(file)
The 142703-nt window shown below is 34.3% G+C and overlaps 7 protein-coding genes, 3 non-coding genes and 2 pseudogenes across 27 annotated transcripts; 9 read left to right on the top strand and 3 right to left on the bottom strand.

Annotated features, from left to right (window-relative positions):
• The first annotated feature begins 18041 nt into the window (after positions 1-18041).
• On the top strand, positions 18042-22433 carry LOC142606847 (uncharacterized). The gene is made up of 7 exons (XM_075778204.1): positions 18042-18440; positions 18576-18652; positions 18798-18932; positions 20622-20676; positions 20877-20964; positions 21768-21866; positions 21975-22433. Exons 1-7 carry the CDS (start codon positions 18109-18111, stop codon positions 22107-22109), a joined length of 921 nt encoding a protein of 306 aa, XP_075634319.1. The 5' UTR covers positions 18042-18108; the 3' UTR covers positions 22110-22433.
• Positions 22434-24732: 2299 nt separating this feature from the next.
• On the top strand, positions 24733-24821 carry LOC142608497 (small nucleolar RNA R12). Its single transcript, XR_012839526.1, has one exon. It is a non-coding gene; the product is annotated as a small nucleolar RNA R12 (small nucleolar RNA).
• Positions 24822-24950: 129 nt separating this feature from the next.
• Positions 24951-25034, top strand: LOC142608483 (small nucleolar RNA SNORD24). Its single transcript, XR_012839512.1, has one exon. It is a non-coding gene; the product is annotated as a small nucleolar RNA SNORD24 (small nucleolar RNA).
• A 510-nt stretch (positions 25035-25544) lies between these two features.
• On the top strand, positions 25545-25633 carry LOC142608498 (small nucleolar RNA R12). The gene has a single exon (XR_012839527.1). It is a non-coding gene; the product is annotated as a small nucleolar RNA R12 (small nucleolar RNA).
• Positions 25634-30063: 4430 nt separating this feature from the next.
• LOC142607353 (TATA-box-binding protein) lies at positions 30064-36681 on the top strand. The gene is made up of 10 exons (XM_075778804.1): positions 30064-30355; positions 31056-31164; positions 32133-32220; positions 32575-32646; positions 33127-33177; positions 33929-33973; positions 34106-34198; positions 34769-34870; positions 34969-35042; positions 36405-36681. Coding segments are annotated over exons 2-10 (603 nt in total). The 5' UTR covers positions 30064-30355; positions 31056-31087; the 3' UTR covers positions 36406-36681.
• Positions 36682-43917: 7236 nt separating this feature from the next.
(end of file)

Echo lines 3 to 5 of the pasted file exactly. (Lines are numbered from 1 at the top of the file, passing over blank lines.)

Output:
• The first annotated feature begins 18041 nt into the window (after positions 1-18041).
• On the top strand, positions 18042-22433 carry LOC142606847 (uncharacterized). The gene is made up of 7 exons (XM_075778204.1): positions 18042-18440; positions 18576-18652; positions 18798-18932; positions 20622-20676; positions 20877-20964; positions 21768-21866; positions 21975-22433. Exons 1-7 carry the CDS (start codon positions 18109-18111, stop codon positions 22107-22109), a joined length of 921 nt encoding a protein of 306 aa, XP_075634319.1. The 5' UTR covers positions 18042-18108; the 3' UTR covers positions 22110-22433.
• Positions 22434-24732: 2299 nt separating this feature from the next.